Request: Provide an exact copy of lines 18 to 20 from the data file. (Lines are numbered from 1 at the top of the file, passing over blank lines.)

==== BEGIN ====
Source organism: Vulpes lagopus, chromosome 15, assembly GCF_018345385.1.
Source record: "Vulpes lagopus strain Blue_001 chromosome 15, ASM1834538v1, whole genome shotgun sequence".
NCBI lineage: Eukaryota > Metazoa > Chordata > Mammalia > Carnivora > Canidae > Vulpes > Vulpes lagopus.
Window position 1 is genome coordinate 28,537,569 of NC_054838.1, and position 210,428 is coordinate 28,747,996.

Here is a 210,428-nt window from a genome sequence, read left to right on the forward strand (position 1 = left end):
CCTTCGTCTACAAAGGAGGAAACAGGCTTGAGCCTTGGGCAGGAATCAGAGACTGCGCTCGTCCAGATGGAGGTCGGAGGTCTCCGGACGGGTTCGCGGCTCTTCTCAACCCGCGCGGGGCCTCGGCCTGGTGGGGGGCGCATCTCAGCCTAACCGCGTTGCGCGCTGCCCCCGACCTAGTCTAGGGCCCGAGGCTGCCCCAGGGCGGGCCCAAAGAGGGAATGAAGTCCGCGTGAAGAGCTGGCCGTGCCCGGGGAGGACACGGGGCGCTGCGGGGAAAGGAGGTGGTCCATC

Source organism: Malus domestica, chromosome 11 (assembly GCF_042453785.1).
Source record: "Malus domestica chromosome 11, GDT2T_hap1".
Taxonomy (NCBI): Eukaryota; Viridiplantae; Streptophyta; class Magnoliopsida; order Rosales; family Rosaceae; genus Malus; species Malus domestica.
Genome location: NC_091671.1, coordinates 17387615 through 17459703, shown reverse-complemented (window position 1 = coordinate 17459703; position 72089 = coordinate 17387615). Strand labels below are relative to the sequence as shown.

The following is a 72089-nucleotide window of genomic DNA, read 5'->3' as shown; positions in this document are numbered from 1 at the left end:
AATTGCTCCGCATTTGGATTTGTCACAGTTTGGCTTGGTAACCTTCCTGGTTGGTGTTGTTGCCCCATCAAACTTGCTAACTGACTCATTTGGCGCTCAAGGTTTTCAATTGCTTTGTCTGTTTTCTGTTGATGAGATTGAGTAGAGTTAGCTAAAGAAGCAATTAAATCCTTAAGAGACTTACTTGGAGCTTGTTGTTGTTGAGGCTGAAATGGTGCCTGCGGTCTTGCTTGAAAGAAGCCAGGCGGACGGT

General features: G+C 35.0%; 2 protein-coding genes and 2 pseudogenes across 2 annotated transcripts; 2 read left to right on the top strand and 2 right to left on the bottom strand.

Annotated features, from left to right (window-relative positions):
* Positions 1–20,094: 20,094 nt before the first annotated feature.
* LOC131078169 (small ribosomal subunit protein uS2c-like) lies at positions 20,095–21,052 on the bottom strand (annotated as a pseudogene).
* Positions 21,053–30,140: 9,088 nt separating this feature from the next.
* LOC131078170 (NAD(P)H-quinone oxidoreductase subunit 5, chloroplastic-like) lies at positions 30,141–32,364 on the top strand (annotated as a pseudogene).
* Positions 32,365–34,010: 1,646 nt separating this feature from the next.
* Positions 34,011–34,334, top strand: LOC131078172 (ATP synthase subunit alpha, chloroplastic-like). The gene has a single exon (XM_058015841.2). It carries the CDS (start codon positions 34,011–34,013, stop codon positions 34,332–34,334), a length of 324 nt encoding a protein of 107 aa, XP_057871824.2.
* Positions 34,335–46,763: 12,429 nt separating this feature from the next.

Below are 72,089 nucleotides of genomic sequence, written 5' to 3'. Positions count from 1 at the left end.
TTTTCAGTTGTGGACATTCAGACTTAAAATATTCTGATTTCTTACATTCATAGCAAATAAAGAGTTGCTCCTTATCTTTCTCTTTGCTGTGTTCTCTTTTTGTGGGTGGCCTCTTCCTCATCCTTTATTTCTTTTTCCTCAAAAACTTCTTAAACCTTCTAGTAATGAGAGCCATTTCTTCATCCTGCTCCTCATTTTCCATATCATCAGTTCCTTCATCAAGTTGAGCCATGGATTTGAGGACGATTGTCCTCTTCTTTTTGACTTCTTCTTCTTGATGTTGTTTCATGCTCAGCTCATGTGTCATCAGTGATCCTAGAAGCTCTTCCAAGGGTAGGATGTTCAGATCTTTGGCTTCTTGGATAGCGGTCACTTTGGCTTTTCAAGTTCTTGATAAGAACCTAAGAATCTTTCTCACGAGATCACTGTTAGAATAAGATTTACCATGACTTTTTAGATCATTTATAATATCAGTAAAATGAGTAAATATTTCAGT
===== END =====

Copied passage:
* LOC131078170 (NAD(P)H-quinone oxidoreductase subunit 5, chloroplastic-like) lies at positions 30,141–32,364 on the top strand (annotated as a pseudogene).
* Positions 32,365–34,010: 1,646 nt separating this feature from the next.
* Positions 34,011–34,334, top strand: LOC131078172 (ATP synthase subunit alpha, chloroplastic-like). The gene has a single exon (XM_058015841.2). It carries the CDS (start codon positions 34,011–34,013, stop codon positions 34,332–34,334), a length of 324 nt encoding a protein of 107 aa, XP_057871824.2.